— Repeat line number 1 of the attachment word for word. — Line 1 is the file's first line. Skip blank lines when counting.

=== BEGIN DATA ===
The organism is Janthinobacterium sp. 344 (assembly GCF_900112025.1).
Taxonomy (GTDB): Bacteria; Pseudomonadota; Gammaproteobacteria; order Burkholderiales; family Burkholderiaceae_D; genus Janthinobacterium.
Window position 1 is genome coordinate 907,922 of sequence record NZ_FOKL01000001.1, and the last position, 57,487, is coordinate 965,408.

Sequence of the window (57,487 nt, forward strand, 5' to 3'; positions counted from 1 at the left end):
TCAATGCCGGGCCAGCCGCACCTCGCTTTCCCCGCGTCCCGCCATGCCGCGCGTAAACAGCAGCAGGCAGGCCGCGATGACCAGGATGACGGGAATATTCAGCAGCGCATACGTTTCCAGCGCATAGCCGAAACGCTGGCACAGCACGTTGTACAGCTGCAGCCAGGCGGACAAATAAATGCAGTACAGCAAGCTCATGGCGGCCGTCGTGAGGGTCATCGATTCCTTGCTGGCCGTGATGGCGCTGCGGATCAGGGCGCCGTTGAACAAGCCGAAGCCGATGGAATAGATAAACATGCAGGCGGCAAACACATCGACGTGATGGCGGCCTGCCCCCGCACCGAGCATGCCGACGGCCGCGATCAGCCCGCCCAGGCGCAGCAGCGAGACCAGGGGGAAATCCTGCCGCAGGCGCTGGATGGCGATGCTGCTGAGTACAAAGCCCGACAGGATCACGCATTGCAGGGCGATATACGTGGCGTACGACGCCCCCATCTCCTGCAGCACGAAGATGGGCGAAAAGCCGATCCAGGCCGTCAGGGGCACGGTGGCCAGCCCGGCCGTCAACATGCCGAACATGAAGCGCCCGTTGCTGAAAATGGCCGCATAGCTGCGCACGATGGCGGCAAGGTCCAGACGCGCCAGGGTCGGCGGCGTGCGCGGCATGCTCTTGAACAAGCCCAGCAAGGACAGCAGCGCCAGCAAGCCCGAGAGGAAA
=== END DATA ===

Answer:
The organism is Janthinobacterium sp. 344 (assembly GCF_900112025.1).